Around four o'clock each afternoon I find Buddha settled onto the spine of the sofa pondering bird shadows against the drawn drapes. He began keeping vigil when the afternoons became so hot I started closing the drapes in an effort to keep some of the heat out of the living area. Confusion fills his dilated eyes and his feline brain as he watches varying degrees of darkness flit across the sun-drenched windows. And then a lunge, a futile effort to capture the elusive bird he is so sure is there, almost like a birder with a life list.
I am finding that as the years pass I too try to capture shadows, only mine are from the past; the dreams that didn't quite come true, the places I never ended up going to see and the memories of pleasant times I want to experience again. I don't find these "shadows" to be sad, more like an interesting vision to explore and rework, to learn from and perhaps cast anew.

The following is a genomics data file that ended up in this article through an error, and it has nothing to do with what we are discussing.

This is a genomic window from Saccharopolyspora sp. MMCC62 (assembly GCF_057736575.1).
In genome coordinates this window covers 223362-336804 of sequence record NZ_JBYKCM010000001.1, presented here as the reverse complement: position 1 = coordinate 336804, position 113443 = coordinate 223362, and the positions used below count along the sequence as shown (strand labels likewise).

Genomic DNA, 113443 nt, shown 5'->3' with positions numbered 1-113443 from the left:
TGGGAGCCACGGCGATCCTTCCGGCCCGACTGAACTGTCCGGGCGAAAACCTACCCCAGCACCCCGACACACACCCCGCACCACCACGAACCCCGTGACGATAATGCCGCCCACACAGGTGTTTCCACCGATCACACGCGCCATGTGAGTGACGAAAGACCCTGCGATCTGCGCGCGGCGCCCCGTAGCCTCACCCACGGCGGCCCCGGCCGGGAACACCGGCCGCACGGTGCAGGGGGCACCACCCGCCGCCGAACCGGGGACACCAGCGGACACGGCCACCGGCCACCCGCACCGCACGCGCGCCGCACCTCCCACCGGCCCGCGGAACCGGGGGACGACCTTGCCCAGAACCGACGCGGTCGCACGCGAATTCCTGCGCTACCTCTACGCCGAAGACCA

There is beauty in shadows as well as occasional confusion and complexity. The trick is to decipher them, learn to see through them, realize they are transparent , just a thin veil of softness, not an opague mass. When learning to paint shadows you begin to see the surrounding colors being reflected like a memory, not good or bad, just another way of looking at things. Maybe shadows are a call for us to wake up and push through the gossamer; see what's really there in all its clarity, maybe begin to live a true life. Might it be time to reshape and cast some new shadows to fit who we are today instead of chasing what we used to be?
But for now, there is too much heat and humidity to go out sketching the interplay of light in the marshes and on the beach. So I'll just hide out in the coolness of the shadows with Buddha.
"How can I be substantial if I do not cast a shadow? I must have a dark side also if I am to be whole." C.G. Jung